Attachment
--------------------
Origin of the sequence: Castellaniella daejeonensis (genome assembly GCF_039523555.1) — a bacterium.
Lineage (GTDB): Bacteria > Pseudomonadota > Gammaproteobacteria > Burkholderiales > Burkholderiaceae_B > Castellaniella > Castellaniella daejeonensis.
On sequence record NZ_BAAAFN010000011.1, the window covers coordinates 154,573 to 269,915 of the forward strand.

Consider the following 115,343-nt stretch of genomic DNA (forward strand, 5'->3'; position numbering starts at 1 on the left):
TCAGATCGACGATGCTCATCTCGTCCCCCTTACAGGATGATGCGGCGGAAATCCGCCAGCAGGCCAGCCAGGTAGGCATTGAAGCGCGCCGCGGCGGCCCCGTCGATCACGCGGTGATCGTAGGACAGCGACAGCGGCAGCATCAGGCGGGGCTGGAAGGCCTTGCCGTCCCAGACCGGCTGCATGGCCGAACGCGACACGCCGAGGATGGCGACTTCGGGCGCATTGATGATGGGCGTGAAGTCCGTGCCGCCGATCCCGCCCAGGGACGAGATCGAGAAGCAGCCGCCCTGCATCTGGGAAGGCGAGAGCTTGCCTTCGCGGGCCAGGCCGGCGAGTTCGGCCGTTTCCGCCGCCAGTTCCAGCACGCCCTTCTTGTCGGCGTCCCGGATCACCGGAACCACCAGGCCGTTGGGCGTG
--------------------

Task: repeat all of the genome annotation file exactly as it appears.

Origin of the sequence: Castellaniella daejeonensis (genome assembly GCF_039523555.1) — a bacterium.
Lineage (GTDB): Bacteria > Pseudomonadota > Gammaproteobacteria > Burkholderiales > Burkholderiaceae_B > Castellaniella > Castellaniella daejeonensis.
On sequence record NZ_BAAAFN010000011.1, the window covers coordinates 154,573 to 269,915 of the forward strand.

Consider the following 115,343-nt stretch of genomic DNA (forward strand, 5'->3'; position numbering starts at 1 on the left):
TCAGATCGACGATGCTCATCTCGTCCCCCTTACAGGATGATGCGGCGGAAATCCGCCAGCAGGCCAGCCAGGTAGGCATTGAAGCGCGCCGCGGCGGCCCCGTCGATCACGCGGTGATCGTAGGACAGCGACAGCGGCAGCATCAGGCGGGGCTGGAAGGCCTTGCCGTCCCAGACCGGCTGCATGGCCGAACGCGACACGCCGAGGATGGCGACTTCGGGCGCATTGATGATGGGCGTGAAGTCCGTGCCGCCGATCCCGCCCAGGGACGAGATCGAGAAGCAGCCGCCCTGCATCTGGGAAGGCGAGAGCTTGCCTTCGCGGGCCAGGCCGGCGAGTTCGGCCGTTTCCGCCGCCAGTTCCAGCACGCCCTTCTTGTCGGCGTCCCGGATCACCGGAACCACCAGGCCGTTGGGCGTG